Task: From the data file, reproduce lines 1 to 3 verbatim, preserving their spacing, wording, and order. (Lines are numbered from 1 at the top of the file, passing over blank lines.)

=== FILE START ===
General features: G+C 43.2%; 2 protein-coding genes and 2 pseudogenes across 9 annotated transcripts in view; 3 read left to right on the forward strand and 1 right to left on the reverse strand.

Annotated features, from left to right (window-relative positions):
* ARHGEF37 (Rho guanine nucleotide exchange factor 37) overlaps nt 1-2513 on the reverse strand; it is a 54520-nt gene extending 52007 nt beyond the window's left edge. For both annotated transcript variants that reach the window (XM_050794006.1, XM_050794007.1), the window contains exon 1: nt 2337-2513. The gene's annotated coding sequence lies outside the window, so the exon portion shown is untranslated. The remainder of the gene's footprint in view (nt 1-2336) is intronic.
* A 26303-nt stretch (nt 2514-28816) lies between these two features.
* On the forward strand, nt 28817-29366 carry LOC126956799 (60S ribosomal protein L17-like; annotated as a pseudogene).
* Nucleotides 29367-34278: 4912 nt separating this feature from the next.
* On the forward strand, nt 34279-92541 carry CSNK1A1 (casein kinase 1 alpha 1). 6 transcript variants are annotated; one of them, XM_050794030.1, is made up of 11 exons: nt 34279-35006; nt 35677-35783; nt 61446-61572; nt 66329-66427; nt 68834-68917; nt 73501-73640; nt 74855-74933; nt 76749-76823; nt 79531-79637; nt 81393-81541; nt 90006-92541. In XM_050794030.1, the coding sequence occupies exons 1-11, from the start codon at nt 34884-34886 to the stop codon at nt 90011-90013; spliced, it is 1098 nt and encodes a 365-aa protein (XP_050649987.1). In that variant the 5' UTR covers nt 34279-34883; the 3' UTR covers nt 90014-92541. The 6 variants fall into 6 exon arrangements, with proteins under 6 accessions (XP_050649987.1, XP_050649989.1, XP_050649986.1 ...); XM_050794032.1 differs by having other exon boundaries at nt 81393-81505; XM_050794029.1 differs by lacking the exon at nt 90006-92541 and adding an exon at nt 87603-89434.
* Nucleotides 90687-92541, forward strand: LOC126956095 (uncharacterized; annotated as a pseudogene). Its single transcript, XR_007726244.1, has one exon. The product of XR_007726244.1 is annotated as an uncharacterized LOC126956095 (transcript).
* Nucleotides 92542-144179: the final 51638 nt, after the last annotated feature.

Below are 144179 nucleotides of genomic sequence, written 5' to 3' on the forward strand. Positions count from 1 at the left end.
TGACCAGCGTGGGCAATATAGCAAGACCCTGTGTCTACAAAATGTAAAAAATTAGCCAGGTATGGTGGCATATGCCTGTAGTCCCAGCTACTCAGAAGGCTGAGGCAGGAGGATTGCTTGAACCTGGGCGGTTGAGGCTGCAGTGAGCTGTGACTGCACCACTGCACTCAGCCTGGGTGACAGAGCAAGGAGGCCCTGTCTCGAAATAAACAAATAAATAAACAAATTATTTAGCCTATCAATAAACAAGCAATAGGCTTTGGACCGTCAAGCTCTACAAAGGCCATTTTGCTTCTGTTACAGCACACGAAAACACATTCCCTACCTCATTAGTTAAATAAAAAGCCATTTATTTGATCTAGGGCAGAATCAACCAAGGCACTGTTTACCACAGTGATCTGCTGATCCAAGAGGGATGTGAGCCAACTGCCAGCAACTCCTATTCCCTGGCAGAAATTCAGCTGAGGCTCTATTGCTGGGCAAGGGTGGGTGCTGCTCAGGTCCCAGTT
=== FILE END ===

General features: G+C 43.2%; 2 protein-coding genes and 2 pseudogenes across 9 annotated transcripts in view; 3 read left to right on the forward strand and 1 right to left on the reverse strand.

Annotated features, from left to right (window-relative positions):
* ARHGEF37 (Rho guanine nucleotide exchange factor 37) overlaps nt 1-2513 on the reverse strand; it is a 54520-nt gene extending 52007 nt beyond the window's left edge. For both annotated transcript variants that reach the window (XM_050794006.1, XM_050794007.1), the window contains exon 1: nt 2337-2513. The gene's annotated coding sequence lies outside the window, so the exon portion shown is untranslated. The remainder of the gene's footprint in view (nt 1-2336) is intronic.